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_Matt_
15-09-2013, 11:29 PM
Check out this bad boy!
1018910190

fish
15-09-2013, 11:44 PM
drool! in the uk?

_Matt_
15-09-2013, 11:58 PM
Yeah. Staffordshire.

JonnyP
16-09-2013, 07:35 AM
E is a biggun. Not heard of them South of Scotland either..

Humakt
16-09-2013, 08:03 AM
Hmm...now I've seen something just about identical to that on a birch tree, down here in the south east.
I assumed it was a burl.
I have a picture of it on my home PC (at work now), so I'll post it later to see if I have misidentified. Or am I right in saying they do look very similar from a distance?

jcornelius6
16-09-2013, 08:14 AM
Good find! We sadly don't have any in Germany..., not north enough I think...

Bye,
Alex

shepherd
16-09-2013, 08:45 AM
awesome find, good work

MikeWilkinson
16-09-2013, 08:54 AM
Wow. Excellent find. I keep thinking I've spotted some and then on closer inspection it ends up being a burl.

MadZ
16-09-2013, 09:38 AM
so thats a fungi?? i'll have to check the tree's around by me i have seen loads of this kind of thing on trees locally, i always thought they were burrs not fungi, any one know of any uses for this?? like is it edible, tinder uses etc??

cheers

Madz

luresalive
16-09-2013, 09:53 AM
I saw something very similar over here in NI, I cut it off..it was a burl, not true tinder fungus at all..I was very disappointed!

MikeWilkinson
16-09-2013, 09:54 AM
so thats a fungi?? i'll have to check the tree's around by me i have seen loads of this kind of thing on trees locally, i always thought they were burrs not fungi, any one know of any uses for this?? like is it edible, tinder uses etc??

cheers

Madz

Hi Madz, Chaga is about as good as it gets when it comes to tinder fungus. Not common in the uk though.

_Matt_
16-09-2013, 10:37 AM
I'll have a closer look soon to be sur. But a Birch tree a couple of metres away definitely has Chaga on it so it seems likely. I keep reading that it's uncommon or rare, but i have found it several times so far without looking. Or maybe by uncommon they just mean not as frequent as a Birch Polypore?


so thats a fungi?? i'll have to check the tree's around by me i have seen loads of this kind of thing on trees locally, i always thought they were burrs not fungi, any one know of any uses for this?? like is it edible, tinder uses etc??
It's also highly prized for it's medicinal uses.

MadZ
16-09-2013, 10:59 AM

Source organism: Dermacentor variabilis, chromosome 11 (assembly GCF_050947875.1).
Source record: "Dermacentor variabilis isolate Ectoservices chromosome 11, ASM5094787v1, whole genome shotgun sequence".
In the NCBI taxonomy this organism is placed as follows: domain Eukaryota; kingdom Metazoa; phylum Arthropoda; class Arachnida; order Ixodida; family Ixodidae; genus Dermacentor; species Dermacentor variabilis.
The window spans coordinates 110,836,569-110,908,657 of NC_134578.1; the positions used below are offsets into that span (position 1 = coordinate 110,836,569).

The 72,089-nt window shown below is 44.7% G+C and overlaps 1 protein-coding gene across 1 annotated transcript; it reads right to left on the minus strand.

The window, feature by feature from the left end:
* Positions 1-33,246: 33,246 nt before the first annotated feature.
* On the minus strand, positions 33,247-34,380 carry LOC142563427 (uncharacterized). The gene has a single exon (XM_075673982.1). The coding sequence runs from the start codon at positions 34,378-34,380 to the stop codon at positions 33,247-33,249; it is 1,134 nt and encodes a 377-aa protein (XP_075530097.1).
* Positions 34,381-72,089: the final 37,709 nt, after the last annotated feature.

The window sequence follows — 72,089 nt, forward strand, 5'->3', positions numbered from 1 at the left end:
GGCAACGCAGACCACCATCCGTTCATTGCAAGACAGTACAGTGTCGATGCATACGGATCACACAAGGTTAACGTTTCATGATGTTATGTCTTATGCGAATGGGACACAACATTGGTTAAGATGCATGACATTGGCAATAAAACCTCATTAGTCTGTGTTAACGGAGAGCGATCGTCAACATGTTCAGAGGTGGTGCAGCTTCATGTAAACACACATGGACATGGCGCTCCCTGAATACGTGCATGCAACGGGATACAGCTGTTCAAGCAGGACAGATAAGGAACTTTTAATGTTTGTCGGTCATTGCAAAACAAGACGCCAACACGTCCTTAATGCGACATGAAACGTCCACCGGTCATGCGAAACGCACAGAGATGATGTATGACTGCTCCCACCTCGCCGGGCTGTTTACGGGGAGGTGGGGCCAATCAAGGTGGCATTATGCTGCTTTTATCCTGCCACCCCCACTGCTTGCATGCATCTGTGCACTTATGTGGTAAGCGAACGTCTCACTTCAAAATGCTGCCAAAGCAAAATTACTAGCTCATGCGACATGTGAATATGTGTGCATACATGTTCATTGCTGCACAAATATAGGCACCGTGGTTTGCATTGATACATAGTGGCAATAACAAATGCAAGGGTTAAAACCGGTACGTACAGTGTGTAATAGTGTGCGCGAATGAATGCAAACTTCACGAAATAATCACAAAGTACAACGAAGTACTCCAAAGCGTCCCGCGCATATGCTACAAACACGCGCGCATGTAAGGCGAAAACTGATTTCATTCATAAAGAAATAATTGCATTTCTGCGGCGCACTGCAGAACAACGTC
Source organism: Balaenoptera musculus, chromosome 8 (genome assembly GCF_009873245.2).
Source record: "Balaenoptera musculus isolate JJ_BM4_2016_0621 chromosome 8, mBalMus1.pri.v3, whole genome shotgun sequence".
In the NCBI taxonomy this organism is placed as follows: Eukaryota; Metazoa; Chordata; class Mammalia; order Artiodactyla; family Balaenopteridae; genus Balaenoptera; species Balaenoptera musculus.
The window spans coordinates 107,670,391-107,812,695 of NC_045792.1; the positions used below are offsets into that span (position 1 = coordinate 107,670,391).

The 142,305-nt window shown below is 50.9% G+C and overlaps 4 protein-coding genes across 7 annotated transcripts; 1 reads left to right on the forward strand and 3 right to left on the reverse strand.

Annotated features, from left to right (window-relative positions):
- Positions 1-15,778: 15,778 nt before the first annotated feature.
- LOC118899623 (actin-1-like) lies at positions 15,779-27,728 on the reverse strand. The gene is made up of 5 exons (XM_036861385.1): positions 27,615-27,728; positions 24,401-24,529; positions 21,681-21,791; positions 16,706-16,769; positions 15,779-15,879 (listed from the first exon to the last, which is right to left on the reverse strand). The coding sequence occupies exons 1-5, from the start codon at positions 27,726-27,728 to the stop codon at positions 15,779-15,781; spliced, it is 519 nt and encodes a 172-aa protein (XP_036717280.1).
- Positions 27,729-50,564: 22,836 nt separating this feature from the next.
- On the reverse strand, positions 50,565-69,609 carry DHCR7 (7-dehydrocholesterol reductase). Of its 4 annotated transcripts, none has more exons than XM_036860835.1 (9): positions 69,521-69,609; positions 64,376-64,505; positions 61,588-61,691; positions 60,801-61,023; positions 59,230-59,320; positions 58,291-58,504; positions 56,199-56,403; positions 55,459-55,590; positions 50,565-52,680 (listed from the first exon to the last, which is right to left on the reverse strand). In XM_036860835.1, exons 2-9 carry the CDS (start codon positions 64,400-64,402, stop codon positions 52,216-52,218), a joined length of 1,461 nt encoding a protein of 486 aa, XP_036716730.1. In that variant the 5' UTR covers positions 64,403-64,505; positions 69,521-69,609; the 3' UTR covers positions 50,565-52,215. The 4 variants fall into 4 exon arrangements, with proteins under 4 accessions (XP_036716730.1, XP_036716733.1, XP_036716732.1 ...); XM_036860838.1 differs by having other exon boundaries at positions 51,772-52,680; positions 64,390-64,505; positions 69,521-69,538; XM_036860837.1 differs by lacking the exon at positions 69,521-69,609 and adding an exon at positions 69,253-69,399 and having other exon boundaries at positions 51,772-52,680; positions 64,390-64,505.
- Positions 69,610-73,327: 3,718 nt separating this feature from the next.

some more research is on the cards for me now then, cheers fella's

Geoff Dann
16-09-2013, 07:28 PM
Hmm...now I've seen something just about identical to that on a birch tree, down here in the south east.
I assumed it was a burl.
I have a picture of it on my home PC (at work now), so I'll post it later to see if I have misidentified. Or am I right in saying they do look very similar from a distance?

I would have concluded the same had I seen that, but then I live on the south coast and I've never seen chaga.

Geoff Dann
16-09-2013, 07:29 PM
I'll have a closer look soon to be sur. But a Birch tree a couple of metres away definitely has Chaga on it so it seems likely. I keep reading that it's uncommon or rare, but i have found it several times so far without looking.

Hmmm. I you sure these are all chaga?

JonnyP
16-09-2013, 07:41 PM
Hmmm. I you sure these are all chaga?

It does look like it. The outside of the true tinder fungus looks like a patch where the tree has been scorched by fire, normally in a joint between the main stem and a side shoot, but all the ones I have seen (about 10-20 trees in Sweden) it grows into the tree. This one is a lump on the tree which would more suggest a burr, but it does look like ttf going by the pic.
Most of the burrs I have seen on birch have many twigs coming out of them, so it would be interesting to find out what this is..

_Matt_
17-09-2013, 12:35 AM
Hmmm. I you sure these are all chaga?

I suppose not as I can only speak for the ones I've harvested. The rest I've only looked at. But they have all looked the same.

Geoff Dann
17-09-2013, 04:50 PM
Go and google "chaga"! I'm 99% certain the picture you've posted is a burl, and I suspect the other things you found were also burls. I found one in Sussex that looked exactly like that today. Chaga looks "burned", as a previous poster said.